Customizable Google Sheets Snowman Quiz For Teachers

If you’re like me, you get excited when you hear the word spreadsheet. However, if your’e like the other 98% of the population, you don’t exactly have the same reaction. All too often, spreadsheets are dull and boring. They have a lot of important data and calculations, but you wouldn’t call working with them fun.

This activity is designed to put at least a little bit of fun into introducing Google Sheets. It’s geared toward elementary school students. In previous posts, I have provided a 10-question quiz that makes a pumpkin appear and a 20-question quiz that makes a turkey appear. You supply the questions and answers, and everything else happens “automagically.” This post is a little different.

Today’s Google Sheet quiz makes a snowman, and I encourage you to use it in your classroom! This post is different than my previous posts because I had a reader ask me to share how I make the images appear so that they could create their own. Towards the end of this post, I’ll show you how.

Google Sheets Quiz Snowman Project

How it Works

As students answer the questions correctly, the snowman starts to appear. It doesn’t matter in what order they answer the questions. In the example, the questions are math problems. However, you can use any subject matter.

Getting Started

The first thing you need to do to set up the quiz for your students is make a copy of my template. Clicking this link will prompt you to save a copy of the template in your Google Drive. I made this link using Google’s make copy option. You can learn how to make your own “forced copy links” in my Add To Drive vs Make A Copy post.

Next, highlight all of the questions and answers in columns C and D and delete them. Your snowman will disappear, but don’t worry. He’s not lost.

Add Your Own Questions

Now let’s customize your copy by adding the questions and answers you want to ask your students.

In my example, there is insufficient space for a long question or answer. You can easily fix this by adjusting the column widths.

Move your mouse to the line between the B and C columns. Your mouse pointer will change to a two sides arrow. Click and drag to the right to make the column wider.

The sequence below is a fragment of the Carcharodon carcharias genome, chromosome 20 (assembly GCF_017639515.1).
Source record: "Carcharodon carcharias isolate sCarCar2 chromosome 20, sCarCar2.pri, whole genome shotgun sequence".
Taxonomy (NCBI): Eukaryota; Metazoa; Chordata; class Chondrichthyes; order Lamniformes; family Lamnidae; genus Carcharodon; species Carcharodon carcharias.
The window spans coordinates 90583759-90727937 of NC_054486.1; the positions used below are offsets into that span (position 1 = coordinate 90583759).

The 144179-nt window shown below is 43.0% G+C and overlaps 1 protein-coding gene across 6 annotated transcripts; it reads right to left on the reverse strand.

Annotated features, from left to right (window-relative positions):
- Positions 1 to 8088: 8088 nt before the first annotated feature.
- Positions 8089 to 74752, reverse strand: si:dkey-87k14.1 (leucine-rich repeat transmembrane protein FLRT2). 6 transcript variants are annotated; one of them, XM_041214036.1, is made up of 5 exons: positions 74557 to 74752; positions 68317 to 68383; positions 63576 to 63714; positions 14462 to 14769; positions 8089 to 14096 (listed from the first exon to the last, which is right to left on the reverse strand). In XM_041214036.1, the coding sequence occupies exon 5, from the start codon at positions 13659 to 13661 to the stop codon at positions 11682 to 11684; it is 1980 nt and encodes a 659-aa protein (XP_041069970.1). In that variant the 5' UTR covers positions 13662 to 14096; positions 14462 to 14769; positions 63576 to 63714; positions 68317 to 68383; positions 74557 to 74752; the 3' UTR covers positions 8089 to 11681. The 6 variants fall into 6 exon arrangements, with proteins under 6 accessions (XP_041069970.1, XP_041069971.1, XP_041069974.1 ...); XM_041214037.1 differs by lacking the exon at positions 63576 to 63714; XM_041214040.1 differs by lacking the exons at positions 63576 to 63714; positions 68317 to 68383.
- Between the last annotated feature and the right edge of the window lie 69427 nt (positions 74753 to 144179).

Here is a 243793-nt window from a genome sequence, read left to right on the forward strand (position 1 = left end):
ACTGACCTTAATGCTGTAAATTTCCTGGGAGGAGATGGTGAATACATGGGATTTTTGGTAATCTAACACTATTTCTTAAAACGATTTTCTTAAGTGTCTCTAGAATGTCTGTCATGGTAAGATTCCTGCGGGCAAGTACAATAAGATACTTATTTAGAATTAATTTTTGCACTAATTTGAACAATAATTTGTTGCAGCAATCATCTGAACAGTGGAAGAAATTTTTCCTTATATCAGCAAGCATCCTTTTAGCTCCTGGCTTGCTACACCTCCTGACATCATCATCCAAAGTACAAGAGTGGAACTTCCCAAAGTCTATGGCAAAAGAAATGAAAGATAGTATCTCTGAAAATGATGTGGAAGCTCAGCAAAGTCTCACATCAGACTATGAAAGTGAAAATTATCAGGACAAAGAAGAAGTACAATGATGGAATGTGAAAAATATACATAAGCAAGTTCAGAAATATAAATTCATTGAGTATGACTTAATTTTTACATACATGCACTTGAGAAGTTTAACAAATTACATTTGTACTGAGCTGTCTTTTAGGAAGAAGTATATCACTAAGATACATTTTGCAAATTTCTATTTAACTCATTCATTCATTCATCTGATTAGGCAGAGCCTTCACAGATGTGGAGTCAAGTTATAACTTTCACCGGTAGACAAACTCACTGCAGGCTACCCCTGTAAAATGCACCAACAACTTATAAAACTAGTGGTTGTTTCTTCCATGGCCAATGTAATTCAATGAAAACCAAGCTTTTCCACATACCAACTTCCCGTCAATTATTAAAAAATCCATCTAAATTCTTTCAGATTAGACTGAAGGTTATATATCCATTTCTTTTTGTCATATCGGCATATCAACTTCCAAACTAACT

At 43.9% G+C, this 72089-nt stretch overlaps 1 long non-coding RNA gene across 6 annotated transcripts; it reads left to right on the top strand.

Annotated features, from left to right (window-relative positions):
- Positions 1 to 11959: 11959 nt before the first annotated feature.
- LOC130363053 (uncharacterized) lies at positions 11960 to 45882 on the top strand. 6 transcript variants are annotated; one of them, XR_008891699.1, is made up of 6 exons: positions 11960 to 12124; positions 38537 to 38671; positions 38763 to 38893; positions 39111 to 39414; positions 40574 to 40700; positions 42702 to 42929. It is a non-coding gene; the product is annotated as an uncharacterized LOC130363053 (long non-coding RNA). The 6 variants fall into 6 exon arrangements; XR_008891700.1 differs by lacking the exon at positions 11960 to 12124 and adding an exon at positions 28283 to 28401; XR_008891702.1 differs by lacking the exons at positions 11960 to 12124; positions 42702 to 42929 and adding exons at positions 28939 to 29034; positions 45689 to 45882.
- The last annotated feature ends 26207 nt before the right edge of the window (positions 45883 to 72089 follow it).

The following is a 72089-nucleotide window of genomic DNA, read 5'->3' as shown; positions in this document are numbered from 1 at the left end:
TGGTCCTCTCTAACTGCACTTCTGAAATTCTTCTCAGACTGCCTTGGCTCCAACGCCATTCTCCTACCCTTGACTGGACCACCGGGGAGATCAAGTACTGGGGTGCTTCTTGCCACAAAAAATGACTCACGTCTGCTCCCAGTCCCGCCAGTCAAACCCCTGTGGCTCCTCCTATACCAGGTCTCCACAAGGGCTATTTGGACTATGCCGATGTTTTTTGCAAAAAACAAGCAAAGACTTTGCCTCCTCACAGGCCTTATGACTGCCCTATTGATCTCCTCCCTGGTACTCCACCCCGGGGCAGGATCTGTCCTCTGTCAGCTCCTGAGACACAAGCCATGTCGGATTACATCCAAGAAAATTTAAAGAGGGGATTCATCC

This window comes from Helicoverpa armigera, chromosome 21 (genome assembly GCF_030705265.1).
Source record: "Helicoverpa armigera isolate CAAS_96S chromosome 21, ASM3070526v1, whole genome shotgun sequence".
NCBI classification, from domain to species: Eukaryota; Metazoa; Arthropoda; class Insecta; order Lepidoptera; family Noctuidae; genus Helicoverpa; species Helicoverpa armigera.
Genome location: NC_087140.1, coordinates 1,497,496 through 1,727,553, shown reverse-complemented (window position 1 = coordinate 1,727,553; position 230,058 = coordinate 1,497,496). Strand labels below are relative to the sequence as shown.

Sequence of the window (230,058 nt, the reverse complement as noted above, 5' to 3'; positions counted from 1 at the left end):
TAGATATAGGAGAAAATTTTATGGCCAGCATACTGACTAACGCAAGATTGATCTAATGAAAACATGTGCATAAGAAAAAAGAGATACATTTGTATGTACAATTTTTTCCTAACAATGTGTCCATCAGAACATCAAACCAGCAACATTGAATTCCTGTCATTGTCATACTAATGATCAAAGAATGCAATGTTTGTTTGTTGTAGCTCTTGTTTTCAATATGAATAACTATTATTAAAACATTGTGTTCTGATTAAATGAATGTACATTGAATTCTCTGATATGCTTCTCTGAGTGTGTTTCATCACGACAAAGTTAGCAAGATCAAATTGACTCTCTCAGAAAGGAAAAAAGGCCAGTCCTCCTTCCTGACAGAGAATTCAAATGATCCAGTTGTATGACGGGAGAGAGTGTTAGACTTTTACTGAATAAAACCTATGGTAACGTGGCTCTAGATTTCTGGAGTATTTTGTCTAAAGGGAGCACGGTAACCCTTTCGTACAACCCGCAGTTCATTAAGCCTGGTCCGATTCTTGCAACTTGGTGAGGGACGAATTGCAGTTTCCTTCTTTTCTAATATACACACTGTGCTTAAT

Now, finish adding all of your questions and answers. When you are done, your Sheet should look similar to mine below.

At this point, you can format the way your questions look. Change the color, make them bold, etc… It will have no effect on the Snowman image.

Setup the Answer Key

Next week need to set up the answer key, which is really easy.

Highlight all of your answers and copy them. You can either right-click and choose copy or press Ctrl + C

Now go to the right side of the screen and paste them under where you see Answer Key. I recommend you paste them by pressing Ctrl + Alt + V, which pastes only the values of the cells. The example demo answers will be overwritten.

Want to learn more cool shortcuts, check out this post: 21 Chromebook Keyboard Shortcuts You’ll Actually Use Everyday

At this point, the Snowman should show up on the screen!

Hide the Answer Key

Let’s get those answers off the screen. Otherwise, these will be the easiest quiz ever taken!

Right-click on the “AA” in column AA and then choose Hide column.

Hide the answer key column

Is this top-notch security….no. However, for young elementary school students, it’s probably good enough.

Another way to hide the text would be to change the color of the answers to match the background. If you do this, I’d recommend also making the column much wider. You could hide it and change the text color. Either way is kind of like hiding a key to your front door under the flower pot on your porch.

While we are on the topic. I know someone is thinking about revision history. Honestly, if your students have a good understanding of revision history, they are really going to be disappointed with the quality of this Snowman.

The last thing we need to do is delete the answers that are next to the questions. Your Snowman will then be hiding and ready for your students to find him.

Share The Snowman Google Sheet With Students

One of the easiest ways to give each student a copy of your Snowman Google Sheet is to add it as an assignment in Google Classroom with the make a copy for each student option.

Another option is to share it and put a link to the Sheet on your school’s website or your own teacher blog. If you do this, I recommend adding “/copy” to the Google Sheet URL to make it easy for students to make a copy.